An evolving cyberthreat landscape leaves companies regularly defending against nation-state actors. Mistakes could make technology vendors the poster child for the fallout of supply chain cyberattacks, as was seen with SolarWinds.
"It's hard not to stare in the immediate past at SolarWindsand say, you know, this is a crisis," said Chris Inglis, commissioner of the Cyberspace Solarium Commission (CSC), professor of Cyber Studies at the U.S. Naval Academy, and former deputy director of the National Security Agency, during a webcast by The German Marshall Fund of the U.S. in January.
But the SolarWinds hack was a thunderstorm in the middle of a larger threat: the slow burn of a cyber climate change. Economic and technological climate change "is what we've seen in terms of our competition and unfair competition with China," said Inglis.
Physical technology or infrastructure supplies outsourced from overseas are subject to scrutiny, with an understanding they could be laced with "mischief," said Inglis. But the supply chain — whether it's domestic or foreign — is more digital and customers have limited abilities to assess vendor code.
Geopolitics are playing a role in how the private sector purchases technology, influencing which on- and offshore vendors companies decide to trust. Complicating their decisions is historical reluctance to share threat information between the public and private sector.
While the SolarWinds hack has accelerated public-private information sharing, the coordination was a reaction to the fallout. As more tech companies disclose compromises of their own, the SolarWinds attack proves how easily supply chain trust can break.
SolarWinds Orion customers likely fell into a false sense of security, as many security customers do with name-brand solutions, said David "Moose" Wolpoff, CTO and co-founder of Randori. They "mentally bucketed in this category of things that keep me safe … People never question, 'What happens when the thing that keeps me safe is the thing that the hackers breached?'"
There are potentially 18,000 SolarWinds Orion customers sitting with suspected Russian activity on their systems. It's unlikely all those customers have the means to combat such an adversary.
"Would we ever expect SolarWinds to defend their headquarters against the Russian military? Of course not," said Grady Summers, EVP of Solutions and Technology at SailPoint. "We tend to rush to victim-blaming in cybersecurity in a way that we would never victim blame in the physical world."
An optimal target
Vendors at the heart of supply chain breaches will likely deal with the fallout of opportunity costs, including lower productivity, reduced research and development (R&D) spending, risk-averse behavior and increased cyberdefenses spending, according to McAfee.
In reaction to cyber incidents, 39% of victim companies increase their cybersecurity budget. Whether proactive or reactive, companies grew the cybersecurity market to $145 billion in 2020, compared to $113 billion 2015, according to McAfee.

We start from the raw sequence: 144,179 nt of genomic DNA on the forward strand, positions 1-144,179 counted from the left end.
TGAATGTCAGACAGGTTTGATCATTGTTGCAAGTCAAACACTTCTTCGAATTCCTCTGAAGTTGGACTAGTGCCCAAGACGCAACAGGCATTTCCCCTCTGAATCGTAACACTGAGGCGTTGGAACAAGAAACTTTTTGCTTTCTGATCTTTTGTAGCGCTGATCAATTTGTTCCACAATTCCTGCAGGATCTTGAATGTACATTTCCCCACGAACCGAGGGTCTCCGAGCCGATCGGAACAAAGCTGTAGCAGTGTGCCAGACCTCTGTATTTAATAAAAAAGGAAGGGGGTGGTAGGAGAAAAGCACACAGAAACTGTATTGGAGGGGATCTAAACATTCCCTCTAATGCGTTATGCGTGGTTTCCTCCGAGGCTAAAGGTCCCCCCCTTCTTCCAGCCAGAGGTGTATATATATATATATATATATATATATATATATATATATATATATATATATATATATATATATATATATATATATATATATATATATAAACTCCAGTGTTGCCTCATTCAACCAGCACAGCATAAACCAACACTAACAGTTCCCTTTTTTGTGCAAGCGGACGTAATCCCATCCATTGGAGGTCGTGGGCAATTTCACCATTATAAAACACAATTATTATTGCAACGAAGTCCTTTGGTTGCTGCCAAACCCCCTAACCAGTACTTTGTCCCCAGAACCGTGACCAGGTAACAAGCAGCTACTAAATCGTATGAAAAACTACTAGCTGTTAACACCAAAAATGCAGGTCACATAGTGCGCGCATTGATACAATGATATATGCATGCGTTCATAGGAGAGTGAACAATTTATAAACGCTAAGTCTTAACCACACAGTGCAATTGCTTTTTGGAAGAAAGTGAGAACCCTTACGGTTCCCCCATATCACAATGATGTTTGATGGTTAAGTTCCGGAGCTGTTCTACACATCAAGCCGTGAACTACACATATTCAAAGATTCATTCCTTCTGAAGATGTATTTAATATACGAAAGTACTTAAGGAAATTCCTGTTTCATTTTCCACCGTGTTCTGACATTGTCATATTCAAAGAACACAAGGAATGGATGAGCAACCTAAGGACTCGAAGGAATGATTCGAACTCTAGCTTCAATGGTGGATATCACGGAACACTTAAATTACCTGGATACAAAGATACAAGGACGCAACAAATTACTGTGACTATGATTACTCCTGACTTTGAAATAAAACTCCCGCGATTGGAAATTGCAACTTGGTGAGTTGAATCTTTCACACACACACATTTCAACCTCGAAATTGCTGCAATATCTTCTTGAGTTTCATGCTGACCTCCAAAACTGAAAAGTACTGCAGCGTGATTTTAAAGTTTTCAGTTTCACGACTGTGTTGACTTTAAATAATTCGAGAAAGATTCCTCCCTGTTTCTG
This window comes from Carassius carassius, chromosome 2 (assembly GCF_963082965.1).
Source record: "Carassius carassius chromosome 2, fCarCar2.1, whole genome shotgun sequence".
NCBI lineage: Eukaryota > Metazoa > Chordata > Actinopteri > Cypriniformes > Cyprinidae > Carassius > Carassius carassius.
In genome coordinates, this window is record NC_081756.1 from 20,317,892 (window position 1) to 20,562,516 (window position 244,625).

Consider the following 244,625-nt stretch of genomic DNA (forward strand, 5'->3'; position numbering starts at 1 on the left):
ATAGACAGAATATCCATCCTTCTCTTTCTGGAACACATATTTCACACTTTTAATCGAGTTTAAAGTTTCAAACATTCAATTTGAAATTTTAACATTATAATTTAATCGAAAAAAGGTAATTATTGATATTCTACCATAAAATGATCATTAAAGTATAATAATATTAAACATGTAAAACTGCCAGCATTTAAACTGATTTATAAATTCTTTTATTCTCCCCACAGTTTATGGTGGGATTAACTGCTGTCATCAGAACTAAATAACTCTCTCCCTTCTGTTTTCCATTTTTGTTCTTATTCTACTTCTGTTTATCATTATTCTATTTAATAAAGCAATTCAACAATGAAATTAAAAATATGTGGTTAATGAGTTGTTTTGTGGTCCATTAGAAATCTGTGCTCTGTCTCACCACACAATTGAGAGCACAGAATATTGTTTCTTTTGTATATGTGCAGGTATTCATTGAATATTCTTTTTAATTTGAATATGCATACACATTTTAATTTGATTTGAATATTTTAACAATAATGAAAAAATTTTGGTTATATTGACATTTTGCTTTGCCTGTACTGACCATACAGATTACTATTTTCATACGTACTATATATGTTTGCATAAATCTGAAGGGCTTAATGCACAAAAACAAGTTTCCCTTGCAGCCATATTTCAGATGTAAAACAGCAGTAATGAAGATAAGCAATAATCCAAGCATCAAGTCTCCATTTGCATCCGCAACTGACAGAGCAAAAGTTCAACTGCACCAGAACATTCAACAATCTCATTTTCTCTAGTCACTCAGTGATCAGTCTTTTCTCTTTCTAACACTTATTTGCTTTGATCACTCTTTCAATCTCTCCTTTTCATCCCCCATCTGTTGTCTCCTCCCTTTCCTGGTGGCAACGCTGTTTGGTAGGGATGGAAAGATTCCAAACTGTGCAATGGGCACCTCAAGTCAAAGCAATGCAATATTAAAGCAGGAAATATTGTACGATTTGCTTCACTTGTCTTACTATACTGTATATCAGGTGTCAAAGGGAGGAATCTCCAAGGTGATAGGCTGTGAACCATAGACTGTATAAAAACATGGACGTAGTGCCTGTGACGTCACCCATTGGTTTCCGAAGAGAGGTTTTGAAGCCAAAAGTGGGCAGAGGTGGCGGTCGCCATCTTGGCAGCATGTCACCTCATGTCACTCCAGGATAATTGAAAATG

Companies strapped for security funding are more likely to outsource security than develop it in house.
It's fine and to be expected, but companies can't view proprietary vendor code and take outsourced resources at face value, said Drew Daniels, CIO and CISO at Druva. Companies can rely on static to dynamic analysis, and strong governance for spot testing and population sampling, but there's no one-size-fits-all governance strategy across industries.
Vendors have to perform threat modeling within their software development life cycle (SDLC) process. Each layer of a product's security will have unique security challenges, and it's up to the developers to uncover them before a bad actor does, and certainly before a customer finds it first.
Because companies commoditized much of their supply chain, "we're now reaping the wind in terms of the dependence we have on sources that might not strategically or tactically be trustworthy," said Inglis. The U.S.'s dependence on outsourcing struck a chord with the CSC.
"In the absence of strategy, nothing can be strategic," Inglis said.
Identifying supply chain threats can feel like a free-for-all. There are resources for guidance, including through the National Counterintelligence & Security Center and the Cybersecurity & Infrastructure Security Agency (CISA), but a lack of consolidation guiding companies on what threats take precedence.
While the CSC is establishing guidelines for developers in terms of a digital risk impact assessment of vendors, it also wants to provide companies a "whitelist or blacklist" of where money is allowed to be spent, said Robert Morgus, senior director of the CSC, during the webcast.
After this analysis, and "those supply chains are set in motion, you can't assume that they defend themselves, you need to actually defend them," said Inglis. "I think that's the principal failure that we're observing in SolarWinds."
The Orion update design wasn't "inherently flawed," he said. But the supply chain SolarWinds uses for software delivery is similar to other tech giants, which is where the fundamental design flaw might actually exist. The compromise is testing the ability for organizations to defend against a supply chain flaw.